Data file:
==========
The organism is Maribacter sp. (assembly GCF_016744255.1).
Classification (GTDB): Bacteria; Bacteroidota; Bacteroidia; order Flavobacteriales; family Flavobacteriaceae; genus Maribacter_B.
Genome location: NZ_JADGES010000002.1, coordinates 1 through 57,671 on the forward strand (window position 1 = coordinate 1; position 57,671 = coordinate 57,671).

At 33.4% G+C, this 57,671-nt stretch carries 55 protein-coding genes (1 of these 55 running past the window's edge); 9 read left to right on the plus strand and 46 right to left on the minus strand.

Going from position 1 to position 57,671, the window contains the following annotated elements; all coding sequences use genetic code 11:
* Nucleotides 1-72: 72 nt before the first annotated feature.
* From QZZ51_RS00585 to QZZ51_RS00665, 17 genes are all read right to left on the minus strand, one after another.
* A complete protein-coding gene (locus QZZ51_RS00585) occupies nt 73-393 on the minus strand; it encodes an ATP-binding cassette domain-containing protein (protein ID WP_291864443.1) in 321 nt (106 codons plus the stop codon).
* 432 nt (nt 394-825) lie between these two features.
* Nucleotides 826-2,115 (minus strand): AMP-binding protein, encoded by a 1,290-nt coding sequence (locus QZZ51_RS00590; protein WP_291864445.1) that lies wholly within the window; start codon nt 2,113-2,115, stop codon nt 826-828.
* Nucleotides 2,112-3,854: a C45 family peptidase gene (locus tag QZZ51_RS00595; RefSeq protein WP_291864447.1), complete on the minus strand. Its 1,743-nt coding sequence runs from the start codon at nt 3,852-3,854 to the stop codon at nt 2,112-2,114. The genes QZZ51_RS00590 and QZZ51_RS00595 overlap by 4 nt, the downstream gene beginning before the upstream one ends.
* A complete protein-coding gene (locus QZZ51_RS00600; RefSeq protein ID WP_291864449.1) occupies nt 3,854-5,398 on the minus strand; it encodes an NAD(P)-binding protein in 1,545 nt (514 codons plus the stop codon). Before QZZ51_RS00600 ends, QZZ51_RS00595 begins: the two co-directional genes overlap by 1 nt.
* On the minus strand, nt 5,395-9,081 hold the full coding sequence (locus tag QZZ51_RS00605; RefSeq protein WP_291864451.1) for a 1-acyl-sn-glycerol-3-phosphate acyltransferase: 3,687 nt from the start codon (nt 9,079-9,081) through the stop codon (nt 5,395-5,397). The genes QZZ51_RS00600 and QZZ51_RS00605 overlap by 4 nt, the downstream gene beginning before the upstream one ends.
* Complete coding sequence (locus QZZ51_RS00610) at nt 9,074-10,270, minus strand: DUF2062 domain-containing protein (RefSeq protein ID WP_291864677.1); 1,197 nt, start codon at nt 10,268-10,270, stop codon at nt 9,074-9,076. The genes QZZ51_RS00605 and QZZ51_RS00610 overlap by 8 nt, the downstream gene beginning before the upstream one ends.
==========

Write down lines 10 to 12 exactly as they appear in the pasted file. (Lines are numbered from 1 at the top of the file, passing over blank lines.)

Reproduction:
* Nucleotides 826-2,115 (minus strand): AMP-binding protein, encoded by a 1,290-nt coding sequence (locus QZZ51_RS00590; protein WP_291864445.1) that lies wholly within the window; start codon nt 2,113-2,115, stop codon nt 826-828.
* Nucleotides 2,112-3,854: a C45 family peptidase gene (locus tag QZZ51_RS00595; RefSeq protein WP_291864447.1), complete on the minus strand. Its 1,743-nt coding sequence runs from the start codon at nt 3,852-3,854 to the stop codon at nt 2,112-2,114. The genes QZZ51_RS00590 and QZZ51_RS00595 overlap by 4 nt, the downstream gene beginning before the upstream one ends.
* A complete protein-coding gene (locus QZZ51_RS00600; RefSeq protein ID WP_291864449.1) occupies nt 3,854-5,398 on the minus strand; it encodes an NAD(P)-binding protein in 1,545 nt (514 codons plus the stop codon). Before QZZ51_RS00600 ends, QZZ51_RS00595 begins: the two co-directional genes overlap by 1 nt.